Basic Point of View, part five

The most important thing to remember about point of view is:

You are the character.

This involves several things. First:

Your character would only see what you would see.

You don’t see your face unless you’re looking in a mirror. You don’t see the color of your eyes. You don’t see when a flush creeps up your cheeks (although you might feel the heat). You don’t see how charming you look when you’re angry. You don’t see the flash or glitter or tears in your eyes.

Your character wouldn’t see any of that, either. So when you’re writing a scene from a certain character’s point of view, only write what the character herself would see.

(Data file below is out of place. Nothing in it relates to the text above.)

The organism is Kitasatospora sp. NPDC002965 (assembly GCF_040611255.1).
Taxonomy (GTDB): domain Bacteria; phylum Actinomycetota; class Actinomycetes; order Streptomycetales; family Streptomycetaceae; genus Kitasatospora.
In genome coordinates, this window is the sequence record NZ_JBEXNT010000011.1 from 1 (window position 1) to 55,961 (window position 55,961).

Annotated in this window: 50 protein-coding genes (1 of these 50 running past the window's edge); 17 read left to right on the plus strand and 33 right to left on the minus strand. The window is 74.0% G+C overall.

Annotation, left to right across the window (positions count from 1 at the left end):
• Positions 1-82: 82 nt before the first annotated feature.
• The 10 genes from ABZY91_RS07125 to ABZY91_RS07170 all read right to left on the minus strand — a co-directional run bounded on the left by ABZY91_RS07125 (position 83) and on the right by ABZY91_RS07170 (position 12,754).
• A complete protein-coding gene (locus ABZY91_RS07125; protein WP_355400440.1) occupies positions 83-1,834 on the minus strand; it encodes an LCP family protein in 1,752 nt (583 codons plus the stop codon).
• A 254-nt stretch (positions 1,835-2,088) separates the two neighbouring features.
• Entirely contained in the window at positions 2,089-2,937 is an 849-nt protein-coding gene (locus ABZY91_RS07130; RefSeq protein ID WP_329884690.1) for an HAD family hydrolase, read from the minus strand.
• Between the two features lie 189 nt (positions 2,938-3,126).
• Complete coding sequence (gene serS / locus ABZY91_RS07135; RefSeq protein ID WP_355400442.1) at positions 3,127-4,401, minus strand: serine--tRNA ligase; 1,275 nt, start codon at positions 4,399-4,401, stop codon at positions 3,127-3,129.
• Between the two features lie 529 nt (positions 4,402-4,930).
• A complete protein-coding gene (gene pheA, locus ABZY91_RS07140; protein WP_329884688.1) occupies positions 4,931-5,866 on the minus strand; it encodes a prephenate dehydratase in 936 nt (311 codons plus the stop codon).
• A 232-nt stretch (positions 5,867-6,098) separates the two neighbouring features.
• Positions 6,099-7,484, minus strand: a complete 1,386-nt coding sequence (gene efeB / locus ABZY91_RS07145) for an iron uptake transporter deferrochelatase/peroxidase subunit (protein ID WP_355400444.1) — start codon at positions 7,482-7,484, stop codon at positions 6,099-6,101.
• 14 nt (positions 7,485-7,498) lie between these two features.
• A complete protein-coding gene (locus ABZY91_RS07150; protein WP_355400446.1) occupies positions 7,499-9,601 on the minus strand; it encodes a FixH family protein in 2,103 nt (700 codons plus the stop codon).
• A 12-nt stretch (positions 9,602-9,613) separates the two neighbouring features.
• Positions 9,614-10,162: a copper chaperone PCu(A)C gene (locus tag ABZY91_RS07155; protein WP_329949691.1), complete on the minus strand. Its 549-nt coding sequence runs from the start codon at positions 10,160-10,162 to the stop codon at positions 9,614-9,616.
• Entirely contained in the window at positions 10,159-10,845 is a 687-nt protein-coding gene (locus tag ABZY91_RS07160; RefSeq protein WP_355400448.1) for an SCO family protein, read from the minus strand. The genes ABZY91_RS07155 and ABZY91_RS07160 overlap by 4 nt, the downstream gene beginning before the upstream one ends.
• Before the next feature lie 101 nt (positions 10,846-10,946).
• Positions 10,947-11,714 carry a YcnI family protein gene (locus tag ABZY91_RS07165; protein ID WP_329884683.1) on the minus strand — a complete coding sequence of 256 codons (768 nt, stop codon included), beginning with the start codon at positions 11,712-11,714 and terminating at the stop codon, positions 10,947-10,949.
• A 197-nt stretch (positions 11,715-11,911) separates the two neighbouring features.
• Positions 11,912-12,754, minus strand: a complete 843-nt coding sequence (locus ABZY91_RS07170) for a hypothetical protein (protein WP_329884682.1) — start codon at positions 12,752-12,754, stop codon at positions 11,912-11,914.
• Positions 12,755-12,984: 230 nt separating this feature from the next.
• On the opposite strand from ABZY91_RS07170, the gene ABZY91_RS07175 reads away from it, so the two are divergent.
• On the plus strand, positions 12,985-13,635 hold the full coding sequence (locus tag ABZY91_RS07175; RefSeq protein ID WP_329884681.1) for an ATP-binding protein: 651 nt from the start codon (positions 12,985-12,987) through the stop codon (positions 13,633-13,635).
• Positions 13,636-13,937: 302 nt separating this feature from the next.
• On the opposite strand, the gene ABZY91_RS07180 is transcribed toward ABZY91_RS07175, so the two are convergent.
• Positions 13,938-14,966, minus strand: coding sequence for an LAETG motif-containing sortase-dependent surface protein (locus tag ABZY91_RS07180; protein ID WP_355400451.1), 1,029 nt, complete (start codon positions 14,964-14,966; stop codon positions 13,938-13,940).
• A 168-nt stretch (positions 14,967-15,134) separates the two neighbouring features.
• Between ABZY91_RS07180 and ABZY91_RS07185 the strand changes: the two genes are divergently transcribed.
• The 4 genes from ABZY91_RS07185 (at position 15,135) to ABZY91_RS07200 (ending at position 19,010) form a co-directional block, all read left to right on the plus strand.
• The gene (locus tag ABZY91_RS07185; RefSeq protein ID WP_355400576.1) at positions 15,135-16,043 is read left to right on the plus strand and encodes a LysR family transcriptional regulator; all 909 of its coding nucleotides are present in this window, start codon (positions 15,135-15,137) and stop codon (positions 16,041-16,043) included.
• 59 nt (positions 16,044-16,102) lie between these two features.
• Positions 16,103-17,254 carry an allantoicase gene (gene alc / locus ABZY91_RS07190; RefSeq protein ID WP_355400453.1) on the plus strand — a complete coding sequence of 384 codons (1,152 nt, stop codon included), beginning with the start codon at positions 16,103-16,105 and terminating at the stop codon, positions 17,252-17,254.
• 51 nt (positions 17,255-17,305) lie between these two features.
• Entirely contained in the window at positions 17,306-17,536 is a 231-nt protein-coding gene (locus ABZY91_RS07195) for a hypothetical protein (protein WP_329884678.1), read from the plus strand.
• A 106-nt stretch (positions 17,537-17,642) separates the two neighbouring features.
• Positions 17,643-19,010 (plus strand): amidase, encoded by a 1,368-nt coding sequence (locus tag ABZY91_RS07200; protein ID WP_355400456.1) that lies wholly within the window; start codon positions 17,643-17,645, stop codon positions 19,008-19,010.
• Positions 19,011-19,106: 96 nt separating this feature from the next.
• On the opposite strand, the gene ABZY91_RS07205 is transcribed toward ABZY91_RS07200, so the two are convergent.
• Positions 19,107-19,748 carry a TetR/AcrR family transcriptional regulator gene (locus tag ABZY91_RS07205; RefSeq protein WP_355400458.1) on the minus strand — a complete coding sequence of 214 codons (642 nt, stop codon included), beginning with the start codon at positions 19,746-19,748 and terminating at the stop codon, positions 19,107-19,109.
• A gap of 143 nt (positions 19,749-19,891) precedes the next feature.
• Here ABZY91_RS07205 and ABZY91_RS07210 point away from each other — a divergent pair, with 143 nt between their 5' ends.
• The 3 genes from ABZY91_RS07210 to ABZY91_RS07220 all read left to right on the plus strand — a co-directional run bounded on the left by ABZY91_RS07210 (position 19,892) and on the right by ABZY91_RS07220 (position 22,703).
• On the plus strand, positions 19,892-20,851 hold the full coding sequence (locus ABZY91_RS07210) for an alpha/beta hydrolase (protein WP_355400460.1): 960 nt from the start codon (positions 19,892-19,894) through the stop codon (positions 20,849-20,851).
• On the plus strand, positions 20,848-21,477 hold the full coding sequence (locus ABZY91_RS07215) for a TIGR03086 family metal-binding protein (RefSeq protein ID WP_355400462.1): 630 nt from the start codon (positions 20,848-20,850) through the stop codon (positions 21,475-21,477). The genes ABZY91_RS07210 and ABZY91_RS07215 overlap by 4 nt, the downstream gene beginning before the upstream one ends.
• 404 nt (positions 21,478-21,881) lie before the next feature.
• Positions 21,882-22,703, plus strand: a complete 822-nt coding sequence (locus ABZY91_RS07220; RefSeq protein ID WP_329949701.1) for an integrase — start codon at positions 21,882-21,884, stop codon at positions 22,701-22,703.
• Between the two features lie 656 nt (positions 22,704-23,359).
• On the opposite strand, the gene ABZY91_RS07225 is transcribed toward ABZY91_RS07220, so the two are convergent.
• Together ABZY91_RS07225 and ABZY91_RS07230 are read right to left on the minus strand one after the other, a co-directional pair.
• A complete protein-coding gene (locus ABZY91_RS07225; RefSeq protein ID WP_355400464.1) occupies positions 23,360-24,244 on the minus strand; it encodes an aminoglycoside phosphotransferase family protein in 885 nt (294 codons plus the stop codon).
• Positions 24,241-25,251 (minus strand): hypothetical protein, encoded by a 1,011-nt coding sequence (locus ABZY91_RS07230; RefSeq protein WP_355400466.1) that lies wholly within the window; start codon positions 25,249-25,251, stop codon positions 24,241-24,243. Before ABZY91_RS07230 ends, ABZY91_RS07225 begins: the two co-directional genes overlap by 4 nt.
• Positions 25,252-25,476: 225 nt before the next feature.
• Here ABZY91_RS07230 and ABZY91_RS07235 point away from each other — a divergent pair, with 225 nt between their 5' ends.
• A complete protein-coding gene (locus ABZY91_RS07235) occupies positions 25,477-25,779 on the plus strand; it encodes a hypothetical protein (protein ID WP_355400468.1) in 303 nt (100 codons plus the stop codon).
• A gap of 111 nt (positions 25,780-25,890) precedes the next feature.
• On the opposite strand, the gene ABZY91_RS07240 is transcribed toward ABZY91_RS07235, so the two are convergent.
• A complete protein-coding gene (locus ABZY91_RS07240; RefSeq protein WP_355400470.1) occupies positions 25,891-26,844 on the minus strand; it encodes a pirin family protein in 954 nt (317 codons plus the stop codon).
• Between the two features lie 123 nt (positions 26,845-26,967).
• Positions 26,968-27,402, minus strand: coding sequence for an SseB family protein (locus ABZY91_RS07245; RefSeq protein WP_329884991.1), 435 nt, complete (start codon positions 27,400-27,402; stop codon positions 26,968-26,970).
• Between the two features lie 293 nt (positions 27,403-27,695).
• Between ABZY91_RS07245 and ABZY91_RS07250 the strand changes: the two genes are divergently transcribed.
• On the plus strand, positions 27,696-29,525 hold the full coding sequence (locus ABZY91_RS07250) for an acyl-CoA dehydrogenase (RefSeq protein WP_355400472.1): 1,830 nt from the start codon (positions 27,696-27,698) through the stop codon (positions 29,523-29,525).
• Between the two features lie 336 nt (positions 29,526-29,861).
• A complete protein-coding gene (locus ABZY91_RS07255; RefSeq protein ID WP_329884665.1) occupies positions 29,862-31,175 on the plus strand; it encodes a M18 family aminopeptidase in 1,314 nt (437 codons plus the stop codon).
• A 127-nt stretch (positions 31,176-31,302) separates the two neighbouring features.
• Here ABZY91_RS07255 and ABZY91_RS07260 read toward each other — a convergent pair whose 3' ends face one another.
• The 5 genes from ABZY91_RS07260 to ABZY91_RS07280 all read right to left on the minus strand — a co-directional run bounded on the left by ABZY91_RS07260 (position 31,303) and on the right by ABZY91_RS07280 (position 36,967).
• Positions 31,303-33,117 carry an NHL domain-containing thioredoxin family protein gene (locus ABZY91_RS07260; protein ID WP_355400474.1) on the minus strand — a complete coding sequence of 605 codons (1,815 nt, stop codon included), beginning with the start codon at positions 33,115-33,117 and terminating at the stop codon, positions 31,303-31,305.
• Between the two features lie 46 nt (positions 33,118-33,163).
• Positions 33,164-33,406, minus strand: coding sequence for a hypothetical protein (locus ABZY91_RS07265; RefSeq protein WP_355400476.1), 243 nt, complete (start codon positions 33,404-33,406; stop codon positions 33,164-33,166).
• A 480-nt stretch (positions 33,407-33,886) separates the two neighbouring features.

Susie wouldn’t see the dimples in her cheeks, so don’t write about how Susie’s dimples peeked out at Jim.

Frank wouldn’t see his hair, so don’t write about how his ebony hair shone in the sunlight.

Audrey wouldn’t see her own eyes, so don’t write about how the candlelight made her eyes turn golden.

Next post will be about how to describe your character to the reader.